Finally, in Section 4, we examine Riemannian
optimization algorithms for the Karcher mean, which is defined as the minimizer over all positive definite matrices of the sum of squared (intrinsic) distances to all matrices in the mean.
Ricci solitons are introduced as triples (M, g, V), where (M, g) is a Riemannian
manifold and V is a vector ield so that the following equation is satisied:
The geometry of slant and semi-slant submanifolds in metallic Riemannian
manifolds is related by the properties of slant and semi-slant submanifolds in almost product Riemannian
manifolds, studied in ([7, 8,16]).
where S is a surface of a 3-dimensional Riemannian
manifold N, H denotes the mean curvature of S, and [PHI] [member of] [C.sup.[infinity]] (N).
and the structure is metric with respect to a generalized Riemannian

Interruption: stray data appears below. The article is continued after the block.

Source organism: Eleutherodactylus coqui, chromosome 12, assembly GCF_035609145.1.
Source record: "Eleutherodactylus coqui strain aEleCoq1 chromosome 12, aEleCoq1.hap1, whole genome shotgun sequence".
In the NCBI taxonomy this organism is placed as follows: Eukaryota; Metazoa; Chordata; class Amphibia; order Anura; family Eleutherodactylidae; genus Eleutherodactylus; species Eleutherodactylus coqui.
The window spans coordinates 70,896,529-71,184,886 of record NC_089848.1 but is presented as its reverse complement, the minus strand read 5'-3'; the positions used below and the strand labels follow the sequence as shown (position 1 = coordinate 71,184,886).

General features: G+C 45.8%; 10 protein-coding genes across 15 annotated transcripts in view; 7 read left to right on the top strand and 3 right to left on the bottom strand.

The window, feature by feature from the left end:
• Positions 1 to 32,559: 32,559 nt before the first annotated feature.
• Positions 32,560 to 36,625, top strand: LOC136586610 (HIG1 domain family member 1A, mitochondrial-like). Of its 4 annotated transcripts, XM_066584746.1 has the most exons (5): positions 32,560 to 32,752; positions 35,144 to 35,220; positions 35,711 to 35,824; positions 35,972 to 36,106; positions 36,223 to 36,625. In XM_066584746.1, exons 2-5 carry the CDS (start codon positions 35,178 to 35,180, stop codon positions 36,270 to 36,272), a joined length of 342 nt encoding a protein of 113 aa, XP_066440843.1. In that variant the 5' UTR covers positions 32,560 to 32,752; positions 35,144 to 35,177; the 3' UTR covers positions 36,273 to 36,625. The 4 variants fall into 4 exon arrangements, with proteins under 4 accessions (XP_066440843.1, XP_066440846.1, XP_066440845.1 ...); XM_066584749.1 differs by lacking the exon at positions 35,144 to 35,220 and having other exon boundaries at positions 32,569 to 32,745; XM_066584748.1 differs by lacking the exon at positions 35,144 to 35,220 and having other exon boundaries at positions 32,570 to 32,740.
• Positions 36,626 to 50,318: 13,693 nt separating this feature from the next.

metric G if
The features are extracted by using the Riemannian
geometry , which manipulates the covariance matrices of the MEG signals.
The paper is organized as follows: In Section 1 we recall the basic definitions and properties of homogeneous geodesics in a Riemannian
Metrics of Riemannian
spaces are symmetric ([g.sub.[alpha][beta]] = [g.sub.[beta][alpha]]) and non-degenerate (g = det [parallel][g.sub.[alpha][beta]][parallel] [not equal to] 0), while the elementary four-dimensional interval is invariant relative to any reference system ([ds.sup.2] = const).
The energy of a differentiable map f: (M, g) [right arrow] (N, h) between Riemannian
manifolds is given by
On the existence of an ACV and specific restrictions on the ambient manifold [bar.M], we recall that, in 1923, Eisenhart  proved that "If a Riemannian
manifold [bar.M] admits such a tensor K, independent of [bar.g], then [bar.M] is reducible." This means that [bar.M] is locally a product manifold of the form ([bar.M] = [M.sub.1] x [M.sub.2], [bar.g] = [g.sub.1] [cross product] [g.sub.2]) and there exists a local coordinate system in terms of which the distance element of g is given by
In other words, its acceleration is normal to the manifold so that the geodesic curvature is zero along the geodesic, and thus the two-point boundary value problem (TPBVP) arises from geodesic differential equations on Riemannian